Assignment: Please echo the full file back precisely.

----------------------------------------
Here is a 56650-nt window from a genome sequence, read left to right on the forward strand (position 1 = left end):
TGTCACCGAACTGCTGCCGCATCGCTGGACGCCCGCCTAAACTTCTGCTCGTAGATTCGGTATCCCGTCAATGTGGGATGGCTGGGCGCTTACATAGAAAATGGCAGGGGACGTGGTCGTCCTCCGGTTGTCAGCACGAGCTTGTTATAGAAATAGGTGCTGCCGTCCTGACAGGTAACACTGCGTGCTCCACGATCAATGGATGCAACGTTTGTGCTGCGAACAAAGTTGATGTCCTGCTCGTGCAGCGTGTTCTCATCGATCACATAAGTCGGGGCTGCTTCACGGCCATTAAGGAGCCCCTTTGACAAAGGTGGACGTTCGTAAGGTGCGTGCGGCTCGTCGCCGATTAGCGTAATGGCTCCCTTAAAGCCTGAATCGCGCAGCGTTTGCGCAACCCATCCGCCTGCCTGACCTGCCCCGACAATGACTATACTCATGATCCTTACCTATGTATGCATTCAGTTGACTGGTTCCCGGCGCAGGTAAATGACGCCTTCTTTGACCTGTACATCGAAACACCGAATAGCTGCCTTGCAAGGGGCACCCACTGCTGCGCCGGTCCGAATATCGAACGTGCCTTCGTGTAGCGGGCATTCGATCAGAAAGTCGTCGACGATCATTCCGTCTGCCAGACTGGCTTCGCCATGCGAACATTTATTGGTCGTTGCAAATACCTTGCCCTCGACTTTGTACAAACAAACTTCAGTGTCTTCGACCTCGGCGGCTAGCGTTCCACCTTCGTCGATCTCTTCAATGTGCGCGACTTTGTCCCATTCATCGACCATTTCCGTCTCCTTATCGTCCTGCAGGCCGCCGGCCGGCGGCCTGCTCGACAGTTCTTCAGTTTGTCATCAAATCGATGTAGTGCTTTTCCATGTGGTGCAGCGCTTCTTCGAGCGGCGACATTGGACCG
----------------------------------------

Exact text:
Here is a 56650-nt window from a genome sequence, read left to right on the forward strand (position 1 = left end):
TGTCACCGAACTGCTGCCGCATCGCTGGACGCCCGCCTAAACTTCTGCTCGTAGATTCGGTATCCCGTCAATGTGGGATGGCTGGGCGCTTACATAGAAAATGGCAGGGGACGTGGTCGTCCTCCGGTTGTCAGCACGAGCTTGTTATAGAAATAGGTGCTGCCGTCCTGACAGGTAACACTGCGTGCTCCACGATCAATGGATGCAACGTTTGTGCTGCGAACAAAGTTGATGTCCTGCTCGTGCAGCGTGTTCTCATCGATCACATAAGTCGGGGCTGCTTCACGGCCATTAAGGAGCCCCTTTGACAAAGGTGGACGTTCGTAAGGTGCGTGCGGCTCGTCGCCGATTAGCGTAATGGCTCCCTTAAAGCCTGAATCGCGCAGCGTTTGCGCAACCCATCCGCCTGCCTGACCTGCCCCGACAATGACTATACTCATGATCCTTACCTATGTATGCATTCAGTTGACTGGTTCCCGGCGCAGGTAAATGACGCCTTCTTTGACCTGTACATCGAAACACCGAATAGCTGCCTTGCAAGGGGCACCCACTGCTGCGCCGGTCCGAATATCGAACGTGCCTTCGTGTAGCGGGCATTCGATCAGAAAGTCGTCGACGATCATTCCGTCTGCCAGACTGGCTTCGCCATGCGAACATTTATTGGTCGTTGCAAATACCTTGCCCTCGACTTTGTACAAACAAACTTCAGTGTCTTCGACCTCGGCGGCTAGCGTTCCACCTTCGTCGATCTCTTCAATGTGCGCGACTTTGTCCCATTCATCGACCATTTCCGTCTCCTTATCGTCCTGCAGGCCGCCGGCCGGCGGCCTGCTCGACAGTTCTTCAGTTTGTCATCAAATCGATGTAGTGCTTTTCCATGTGGTGCAGCGCTTCTTCGAGCGGCGACATTGGACCG